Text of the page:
Starting November 15, trucks will be banned from the elevated sections of the Metro Manila Skyway to improve safety and speed up traffic flow on the elevated toll road and the soon-to-open Ninoy Aquino International Airport (NAIA) Expressway.
Skyway O&M Corporation (SOMCO), operator of Skyway, said in a statement that overloaded trucks and vehicles modified to carry heavier loads pose risks to motorists, especially on the toll road’s elevated section.
SOMCO noted that two recent major accidents along the Skyway’s elevated section that caused heavy traffic involved the reconfigured delivery trucks of a beverage company.
It said the ban had been discussed with barangay officials, local police, highway patrol units, and mall owners at a recent traffic meeting.
“Together with SOMCO, we agreed to implement tighter restrictions as far as road safety is concerned. The welfare of the motorists and passengers should always be our priority,” Skyway and South Luzon Expressway chief police Senior Inspector Leopoldo Vitug, Jr. said.
Heavy vehicles carrying essential commodities are exempt from the prohibition if they meet certain requirements.
Truckers seeking a dialogue
Confederation of Truckers Association of the Philippines (CTAP) vice president for External Affairs Pepito Dino told PortCalls in a text message that the group will be asking for a dialogue with SOMCO to clarify what exemptions and requirements need to be presented to qualify for the exemption.
Dino said some truckers use the Skyway since it is faster than travelling via the South Expressway, but noted that just a few do due to high toll fees.
Meanwhile, SOMCO will be requiring the use of radio frequency identification (RFID) stickers for public utility vehicles (PUVs) and trucks to bring about faster toll processing.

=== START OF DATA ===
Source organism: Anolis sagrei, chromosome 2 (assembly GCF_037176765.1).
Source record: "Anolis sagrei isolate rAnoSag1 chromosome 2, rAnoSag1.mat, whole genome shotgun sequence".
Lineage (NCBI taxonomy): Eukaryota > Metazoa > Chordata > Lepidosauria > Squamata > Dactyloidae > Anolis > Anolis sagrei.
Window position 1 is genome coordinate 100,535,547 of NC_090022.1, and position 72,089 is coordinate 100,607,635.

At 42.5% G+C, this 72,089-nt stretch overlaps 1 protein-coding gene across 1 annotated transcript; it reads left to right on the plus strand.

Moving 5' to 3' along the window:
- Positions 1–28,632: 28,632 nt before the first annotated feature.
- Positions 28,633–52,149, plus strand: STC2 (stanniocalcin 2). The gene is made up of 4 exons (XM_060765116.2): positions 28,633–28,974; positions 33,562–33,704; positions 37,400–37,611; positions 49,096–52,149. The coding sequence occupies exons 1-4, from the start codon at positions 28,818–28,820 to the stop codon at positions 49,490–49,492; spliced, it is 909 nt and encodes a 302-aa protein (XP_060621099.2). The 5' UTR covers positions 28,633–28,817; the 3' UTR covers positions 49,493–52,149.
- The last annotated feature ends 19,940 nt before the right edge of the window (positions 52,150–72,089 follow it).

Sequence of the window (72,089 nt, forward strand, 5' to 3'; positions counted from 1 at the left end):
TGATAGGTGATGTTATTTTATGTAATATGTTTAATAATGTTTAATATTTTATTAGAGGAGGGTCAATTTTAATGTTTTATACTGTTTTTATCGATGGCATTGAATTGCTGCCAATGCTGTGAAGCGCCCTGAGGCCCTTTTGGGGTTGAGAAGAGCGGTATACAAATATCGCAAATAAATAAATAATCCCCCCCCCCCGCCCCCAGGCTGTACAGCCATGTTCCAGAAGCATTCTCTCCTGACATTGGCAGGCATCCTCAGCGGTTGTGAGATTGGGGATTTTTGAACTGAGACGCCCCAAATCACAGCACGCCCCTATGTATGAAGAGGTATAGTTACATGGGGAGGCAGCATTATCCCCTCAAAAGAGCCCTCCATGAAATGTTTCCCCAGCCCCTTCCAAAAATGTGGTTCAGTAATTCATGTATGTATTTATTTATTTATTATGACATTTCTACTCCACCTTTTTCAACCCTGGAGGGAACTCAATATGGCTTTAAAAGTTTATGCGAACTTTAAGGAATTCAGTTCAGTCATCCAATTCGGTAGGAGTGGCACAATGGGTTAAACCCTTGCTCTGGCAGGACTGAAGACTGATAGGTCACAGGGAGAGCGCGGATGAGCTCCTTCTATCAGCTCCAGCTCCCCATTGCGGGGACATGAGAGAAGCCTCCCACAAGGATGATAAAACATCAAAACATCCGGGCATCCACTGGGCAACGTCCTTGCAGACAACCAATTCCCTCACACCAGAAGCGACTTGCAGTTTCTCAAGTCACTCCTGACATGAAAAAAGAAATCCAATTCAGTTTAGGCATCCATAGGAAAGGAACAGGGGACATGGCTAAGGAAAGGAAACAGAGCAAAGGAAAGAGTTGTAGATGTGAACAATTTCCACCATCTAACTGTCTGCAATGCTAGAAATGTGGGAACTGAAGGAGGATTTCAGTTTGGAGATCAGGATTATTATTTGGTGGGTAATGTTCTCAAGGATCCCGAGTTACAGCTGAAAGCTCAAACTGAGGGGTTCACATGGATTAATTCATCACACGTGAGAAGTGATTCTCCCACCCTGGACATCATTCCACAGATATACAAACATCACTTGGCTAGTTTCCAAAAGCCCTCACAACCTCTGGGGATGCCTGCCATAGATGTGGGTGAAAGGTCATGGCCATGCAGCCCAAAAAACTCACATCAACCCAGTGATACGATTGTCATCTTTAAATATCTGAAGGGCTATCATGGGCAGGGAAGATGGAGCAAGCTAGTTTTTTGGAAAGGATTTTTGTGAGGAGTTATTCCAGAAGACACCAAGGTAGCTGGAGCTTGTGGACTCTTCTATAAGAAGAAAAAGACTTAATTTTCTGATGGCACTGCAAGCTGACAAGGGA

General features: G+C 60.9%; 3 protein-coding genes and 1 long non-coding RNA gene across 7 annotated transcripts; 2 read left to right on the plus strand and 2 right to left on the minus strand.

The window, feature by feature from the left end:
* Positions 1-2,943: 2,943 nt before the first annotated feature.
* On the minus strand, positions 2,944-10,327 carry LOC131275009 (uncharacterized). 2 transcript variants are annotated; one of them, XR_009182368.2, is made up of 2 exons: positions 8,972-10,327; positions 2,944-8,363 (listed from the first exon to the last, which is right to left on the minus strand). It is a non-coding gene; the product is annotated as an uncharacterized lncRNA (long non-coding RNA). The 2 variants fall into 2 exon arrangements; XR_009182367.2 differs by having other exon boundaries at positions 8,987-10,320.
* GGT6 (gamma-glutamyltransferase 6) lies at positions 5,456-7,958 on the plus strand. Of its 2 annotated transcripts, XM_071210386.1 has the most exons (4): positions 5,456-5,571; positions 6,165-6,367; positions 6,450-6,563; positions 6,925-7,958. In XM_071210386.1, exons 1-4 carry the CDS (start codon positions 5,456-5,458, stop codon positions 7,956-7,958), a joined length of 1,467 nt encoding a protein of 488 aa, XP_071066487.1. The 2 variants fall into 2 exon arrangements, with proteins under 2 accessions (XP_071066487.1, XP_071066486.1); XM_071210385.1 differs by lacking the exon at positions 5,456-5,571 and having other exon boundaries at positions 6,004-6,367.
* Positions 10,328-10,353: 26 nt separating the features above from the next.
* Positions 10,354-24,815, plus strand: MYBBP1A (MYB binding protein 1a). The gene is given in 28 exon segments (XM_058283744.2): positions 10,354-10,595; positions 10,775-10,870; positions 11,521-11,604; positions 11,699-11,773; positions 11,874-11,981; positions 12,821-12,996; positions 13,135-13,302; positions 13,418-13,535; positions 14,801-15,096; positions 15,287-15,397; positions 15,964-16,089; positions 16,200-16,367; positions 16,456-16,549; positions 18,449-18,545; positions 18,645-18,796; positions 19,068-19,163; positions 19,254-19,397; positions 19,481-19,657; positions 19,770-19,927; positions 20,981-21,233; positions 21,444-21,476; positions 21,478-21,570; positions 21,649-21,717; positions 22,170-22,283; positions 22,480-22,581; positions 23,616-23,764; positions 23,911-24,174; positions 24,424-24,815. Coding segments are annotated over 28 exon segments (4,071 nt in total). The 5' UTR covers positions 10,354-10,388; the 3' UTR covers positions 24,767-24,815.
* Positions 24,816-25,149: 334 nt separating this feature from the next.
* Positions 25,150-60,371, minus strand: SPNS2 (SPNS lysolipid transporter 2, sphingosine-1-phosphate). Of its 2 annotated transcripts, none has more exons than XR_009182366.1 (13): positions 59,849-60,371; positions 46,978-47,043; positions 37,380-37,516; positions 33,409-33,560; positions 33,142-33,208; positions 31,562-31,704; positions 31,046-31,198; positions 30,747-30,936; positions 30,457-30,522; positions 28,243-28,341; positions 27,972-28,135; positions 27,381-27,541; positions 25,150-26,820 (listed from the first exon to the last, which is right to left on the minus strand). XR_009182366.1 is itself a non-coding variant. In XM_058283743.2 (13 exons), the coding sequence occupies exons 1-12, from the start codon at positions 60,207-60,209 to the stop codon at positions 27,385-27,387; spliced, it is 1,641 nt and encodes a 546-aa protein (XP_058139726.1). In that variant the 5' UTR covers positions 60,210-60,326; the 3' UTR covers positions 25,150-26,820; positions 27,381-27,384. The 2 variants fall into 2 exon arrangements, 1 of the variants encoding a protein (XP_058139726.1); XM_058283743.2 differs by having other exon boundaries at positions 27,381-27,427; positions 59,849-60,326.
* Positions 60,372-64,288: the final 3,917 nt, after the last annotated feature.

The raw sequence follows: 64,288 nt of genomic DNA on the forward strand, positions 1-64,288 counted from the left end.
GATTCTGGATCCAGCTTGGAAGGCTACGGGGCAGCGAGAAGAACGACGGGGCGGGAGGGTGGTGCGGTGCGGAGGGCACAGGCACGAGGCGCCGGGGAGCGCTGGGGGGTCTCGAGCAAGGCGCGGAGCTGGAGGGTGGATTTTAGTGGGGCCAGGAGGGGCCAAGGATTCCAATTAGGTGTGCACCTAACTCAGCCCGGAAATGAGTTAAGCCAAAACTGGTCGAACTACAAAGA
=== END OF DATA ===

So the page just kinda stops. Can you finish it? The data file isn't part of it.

It said the long queues of buses, PUVs, UV Express vans, and trucks at toll entry and exit points contribute to the traffic build-up on the elevated and at-grade sections of the Skyway system.
“The RFID toll collection system, a cashless transaction already in place and used by mostly private vehicles, could greatly increase throughput time for trucks and PUVs at toll plazas,” SOMCO said.
The Skyway operator said various stakeholders have agreed to the use of RFIDs since it will help reduce or even eliminate the time drivers consume in collecting cards, preparing and paying toll, and counting change, especially during peak hours.
RFID stickers will be given to motorists free of charge and will only require an initial load of P500 for class 1 vehicles and P1,000 for class 2 vehicles.
According to SOMCO, the daily average number of vehicles using the Skyway system has increased from 180,000 in 2015 to about 200,000 this year.
Other measures proposed to smoothen traffic flow include the removal of illegal passenger jeepney terminals at SM Bicutan, and the transfer of PUV parking areas along the Sucat northbound entry to the Posadas area on the east and west service roads.
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